Shipping thresholds for RIANZ accreditations, by format
Format / product Gold Platinum
Singles 7,500 15,000
Albums 7,500 15,000
Music DVDs 2,500 5,000

Chart records[edit]

Artists with the most number-one hits[edit]

These totals include singles when the artist is 'featured'—that is, not the main artist.

‹See Tfm›  ‡  – The Beatles' 14 chart placings predate the Official New Zealand Music Chart which began in May 1975.
Artist Number-one
singles
Longest run Total weeks at
number one
The Beatles 14 ‡ "Hey Jude" (5 weeks) 31
Katy Perry 9 "Roar" (11 weeks) 30
Michael Jackson 8 "Beat It", "Black or White" (5 weeks each) 28
U2 8 "One Tree Hill" (6 weeks) 23
Rihanna 7 "We Found Love" (9 weeks) 32
Eminem 7 "Without Me" (7 weeks) 29
Akon 7 "Moonshine" (7 weeks) 23
Mariah Carey 7 "I'll Be There", "Endless Love" (5 weeks each) 18
Bee Gees 7 "Tragedy" (6 weeks) 17
Chris Brown 6 "Forever" (8 weeks) 26
The Black Eyed Peas 6 "I Gotta Feeling" (9 weeks) 20
ABBA 6 "Fernando" (9 weeks) 17

New Zealand artists with the most number-one hits[edit]

These totals includes singles when the artist is 'featured'—that is, not the main artist.

‹See Tfm›  †  – includes duet or collaboration by two New Zealand artists.
‹See Tfm›  ‡  – includes songs whose chart placings predate the Official New Zealand Music Chart which began in May 1975.
Artist Number-one
singles
Longest run Total weeks at
number one
Scribe 4 "Stand Up"/"Not Many" (12 weeks) † 20
John Rowles 3 ‡ "Tania" (4 weeks) 6
Mr. Lee Grant 3 ‡ "Thanks To You" (3 weeks) 6
Deep Obsession 3 "Lost in Love", "One & Only" (2 weeks each) 5
Savage 3 "Moonshine" (7 weeks) 17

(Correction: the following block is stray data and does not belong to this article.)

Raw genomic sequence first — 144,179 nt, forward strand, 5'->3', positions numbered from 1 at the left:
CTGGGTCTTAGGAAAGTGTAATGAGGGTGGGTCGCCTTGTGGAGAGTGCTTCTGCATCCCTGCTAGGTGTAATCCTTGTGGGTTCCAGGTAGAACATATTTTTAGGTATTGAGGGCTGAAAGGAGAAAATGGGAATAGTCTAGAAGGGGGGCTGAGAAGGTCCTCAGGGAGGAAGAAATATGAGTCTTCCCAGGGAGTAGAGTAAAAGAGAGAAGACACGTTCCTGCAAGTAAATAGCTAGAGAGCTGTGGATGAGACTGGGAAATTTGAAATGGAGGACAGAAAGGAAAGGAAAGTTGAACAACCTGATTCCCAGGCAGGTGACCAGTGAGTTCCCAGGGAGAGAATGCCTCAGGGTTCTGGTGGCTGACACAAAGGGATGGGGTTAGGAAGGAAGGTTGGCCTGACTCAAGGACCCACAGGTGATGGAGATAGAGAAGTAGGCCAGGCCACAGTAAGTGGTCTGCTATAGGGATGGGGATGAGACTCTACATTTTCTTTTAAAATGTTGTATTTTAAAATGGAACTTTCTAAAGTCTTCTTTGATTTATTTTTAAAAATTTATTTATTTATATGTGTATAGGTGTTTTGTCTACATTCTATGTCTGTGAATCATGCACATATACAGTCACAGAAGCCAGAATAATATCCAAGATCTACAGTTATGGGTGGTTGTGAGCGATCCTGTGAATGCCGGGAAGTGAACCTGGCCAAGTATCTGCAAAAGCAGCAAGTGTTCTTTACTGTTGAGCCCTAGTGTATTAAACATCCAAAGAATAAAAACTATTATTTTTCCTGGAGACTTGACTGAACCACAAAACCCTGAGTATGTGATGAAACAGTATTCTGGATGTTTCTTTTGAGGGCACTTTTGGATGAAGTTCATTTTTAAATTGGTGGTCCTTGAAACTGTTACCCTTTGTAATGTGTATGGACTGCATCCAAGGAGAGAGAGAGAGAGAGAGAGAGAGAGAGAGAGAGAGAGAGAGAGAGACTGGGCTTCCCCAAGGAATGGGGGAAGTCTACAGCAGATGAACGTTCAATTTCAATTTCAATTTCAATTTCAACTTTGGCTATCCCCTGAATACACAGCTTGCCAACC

Jon Stevens 2 "Jezebel" (5 weeks) 7
Mark Williams 2 "It Doesn't Matter Anymore" (4 weeks) 7
Stan Walker 2 "Black Box" (6 weeks) † 7
P-Money 2 "Stop the Music", "Everything" (3 weeks each) † 6
3 The Hard Way 2 "Hip Hop Holiday" (3 weeks) 4
Lorde 2 "Royals" (3 weeks) 4
Avalanche City 2 "Love Love Love" (3 weeks) 4
Ginny Blackmore 2 "Bones", "Holding You" (1 week each) † 2
Tex Pistol 2 "Game of Love", "Nobody Else" (1 week each) 2

Singles with most weeks at number one[edit]

Note: Songs denoted with an asterisk (*) spent non-consecutive weeks at number one

15 weeks
14 weeks
12 weeks
11 weeks
10 weeks
9 weeks

See also[edit]

References[edit]

  1. ^ a b "ABOUT THE CHART". NZ Music Charts. Retrieved 11 June 2013. 
  2. ^ "Online streaming to feature in NZ music charts". One News (Television New Zealand). 24 June 2014. Retrieved 24 June 2014. 
  3. ^ Jenkin, Lydia (6 November 2014). "Streamed music hits charts". The New Zealand Herald. Retrieved 6 November 2014. 
  4. ^ Scapolo 2007, p. 3.
  5. ^ "Chart Facts". RIANZ. Archived from the original on 11 July 2010. 
  6. ^ "Charts - RadioScope New Zealand". radioscope.net.nz. Retrieved 28 August 2011. 
  7. ^ "NZ Singles". The Official New Zealand Music Chart. RIANZ. Retrieved 11 November 2011. 
  8. ^ "NZ Albums". The Official New Zealand Music Chart. RIANZ. Retrieved 11 November 2011. 
  9. ^ "Ruby anniversary for NZ Top 40 charts - The Facts". NewstalkZB. NZME. Retrieved 19 July 2015. 
  10. ^ McAllen, Jess (28 May 2015). "40 years of chart-topping music". Stuff (Fairfax). Retrieved 19 July 2015. 

Bibliography[edit]

  • Scapolo, Dean (2007). "Introduction". The Complete New Zealand Music Charts: 1966 – 2006. Maurienne House. ISBN 978-1-877443-00-8. 

External links[edit]